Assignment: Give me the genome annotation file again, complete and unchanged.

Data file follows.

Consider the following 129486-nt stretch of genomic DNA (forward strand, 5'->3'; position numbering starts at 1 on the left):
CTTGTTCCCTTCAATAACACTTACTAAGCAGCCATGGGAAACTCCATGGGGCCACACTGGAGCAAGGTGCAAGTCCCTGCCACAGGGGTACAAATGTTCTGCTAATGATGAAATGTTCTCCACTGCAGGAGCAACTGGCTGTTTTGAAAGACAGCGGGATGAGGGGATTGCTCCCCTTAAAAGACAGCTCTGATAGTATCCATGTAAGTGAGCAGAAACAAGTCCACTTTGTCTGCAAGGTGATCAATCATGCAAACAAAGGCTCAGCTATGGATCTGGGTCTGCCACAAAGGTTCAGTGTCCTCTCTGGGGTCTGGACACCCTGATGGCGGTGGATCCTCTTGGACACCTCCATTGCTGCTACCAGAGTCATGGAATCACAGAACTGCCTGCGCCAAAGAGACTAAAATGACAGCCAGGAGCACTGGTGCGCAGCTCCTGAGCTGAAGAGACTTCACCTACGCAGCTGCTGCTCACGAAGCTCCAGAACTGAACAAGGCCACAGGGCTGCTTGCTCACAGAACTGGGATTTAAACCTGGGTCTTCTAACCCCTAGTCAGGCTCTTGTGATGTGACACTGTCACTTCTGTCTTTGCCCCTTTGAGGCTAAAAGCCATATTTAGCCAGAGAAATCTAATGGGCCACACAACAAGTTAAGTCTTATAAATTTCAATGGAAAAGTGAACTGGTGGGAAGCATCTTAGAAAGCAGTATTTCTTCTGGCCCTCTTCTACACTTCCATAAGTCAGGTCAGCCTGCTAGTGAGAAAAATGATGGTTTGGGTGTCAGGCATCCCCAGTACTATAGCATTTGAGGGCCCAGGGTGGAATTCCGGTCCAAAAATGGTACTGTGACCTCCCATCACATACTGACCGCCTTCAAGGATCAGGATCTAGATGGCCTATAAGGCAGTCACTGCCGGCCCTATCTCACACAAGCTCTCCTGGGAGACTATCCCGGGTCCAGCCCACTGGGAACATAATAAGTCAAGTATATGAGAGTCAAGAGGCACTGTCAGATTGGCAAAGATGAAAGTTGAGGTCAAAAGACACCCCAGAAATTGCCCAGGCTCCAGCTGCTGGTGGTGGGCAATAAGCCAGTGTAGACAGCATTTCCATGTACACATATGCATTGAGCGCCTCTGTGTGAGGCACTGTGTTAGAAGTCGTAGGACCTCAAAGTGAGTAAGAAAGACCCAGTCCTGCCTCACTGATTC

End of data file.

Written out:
Consider the following 129486-nt stretch of genomic DNA (forward strand, 5'->3'; position numbering starts at 1 on the left):
CTTGTTCCCTTCAATAACACTTACTAAGCAGCCATGGGAAACTCCATGGGGCCACACTGGAGCAAGGTGCAAGTCCCTGCCACAGGGGTACAAATGTTCTGCTAATGATGAAATGTTCTCCACTGCAGGAGCAACTGGCTGTTTTGAAAGACAGCGGGATGAGGGGATTGCTCCCCTTAAAAGACAGCTCTGATAGTATCCATGTAAGTGAGCAGAAACAAGTCCACTTTGTCTGCAAGGTGATCAATCATGCAAACAAAGGCTCAGCTATGGATCTGGGTCTGCCACAAAGGTTCAGTGTCCTCTCTGGGGTCTGGACACCCTGATGGCGGTGGATCCTCTTGGACACCTCCATTGCTGCTACCAGAGTCATGGAATCACAGAACTGCCTGCGCCAAAGAGACTAAAATGACAGCCAGGAGCACTGGTGCGCAGCTCCTGAGCTGAAGAGACTTCACCTACGCAGCTGCTGCTCACGAAGCTCCAGAACTGAACAAGGCCACAGGGCTGCTTGCTCACAGAACTGGGATTTAAACCTGGGTCTTCTAACCCCTAGTCAGGCTCTTGTGATGTGACACTGTCACTTCTGTCTTTGCCCCTTTGAGGCTAAAAGCCATATTTAGCCAGAGAAATCTAATGGGCCACACAACAAGTTAAGTCTTATAAATTTCAATGGAAAAGTGAACTGGTGGGAAGCATCTTAGAAAGCAGTATTTCTTCTGGCCCTCTTCTACACTTCCATAAGTCAGGTCAGCCTGCTAGTGAGAAAAATGATGGTTTGGGTGTCAGGCATCCCCAGTACTATAGCATTTGAGGGCCCAGGGTGGAATTCCGGTCCAAAAATGGTACTGTGACCTCCCATCACATACTGACCGCCTTCAAGGATCAGGATCTAGATGGCCTATAAGGCAGTCACTGCCGGCCCTATCTCACACAAGCTCTCCTGGGAGACTATCCCGGGTCCAGCCCACTGGGAACATAATAAGTCAAGTATATGAGAGTCAAGAGGCACTGTCAGATTGGCAAAGATGAAAGTTGAGGTCAAAAGACACCCCAGAAATTGCCCAGGCTCCAGCTGCTGGTGGTGGGCAATAAGCCAGTGTAGACAGCATTTCCATGTACACATATGCATTGAGCGCCTCTGTGTGAGGCACTGTGTTAGAAGTCGTAGGACCTCAAAGTGAGTAAGAAAGACCCAGTCCTGCCTCACTGATTC